The role of behavior observation in theory-driven prevention intervention trials is examined. A model is presented to guide choice of strategies for the measurement of five core elements in theoretically informed, randomized prevention trials: (1) training intervention agents, (2) delivery of key intervention conditions by intervention agents, (3) responses of clients to intervention conditions, (4) short-term risk reduction in targeted client behaviors, and (5) long-term change in client adjustment. It is argued that the social processes typically thought to mediate interventionist training (Element 1) and the efficacy of psychosocial interventions (Elements 2 and 3) may be powerfully captured by behavior observation. It is also argued that behavior observation has advantages in the measurement of short-term change (Element 4) engendered by intervention, including sensitivity to behavior change and blinding to intervention status.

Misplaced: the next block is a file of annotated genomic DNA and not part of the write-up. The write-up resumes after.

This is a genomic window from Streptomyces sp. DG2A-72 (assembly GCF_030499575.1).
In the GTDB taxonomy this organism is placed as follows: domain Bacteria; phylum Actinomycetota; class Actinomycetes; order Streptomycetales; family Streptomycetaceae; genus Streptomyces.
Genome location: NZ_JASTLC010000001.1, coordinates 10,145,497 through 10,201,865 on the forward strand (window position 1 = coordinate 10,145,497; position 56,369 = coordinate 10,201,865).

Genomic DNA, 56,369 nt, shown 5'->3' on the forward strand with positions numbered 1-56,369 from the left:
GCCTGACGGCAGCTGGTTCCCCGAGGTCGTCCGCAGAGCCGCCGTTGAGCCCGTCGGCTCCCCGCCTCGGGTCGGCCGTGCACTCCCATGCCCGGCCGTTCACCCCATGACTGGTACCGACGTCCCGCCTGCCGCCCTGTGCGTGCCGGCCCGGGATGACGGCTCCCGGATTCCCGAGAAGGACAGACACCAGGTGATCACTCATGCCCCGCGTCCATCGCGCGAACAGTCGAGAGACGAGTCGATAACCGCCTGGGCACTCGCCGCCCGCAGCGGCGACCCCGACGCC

Prevention Science – Springer Journals
Published: Mar 30, 2006
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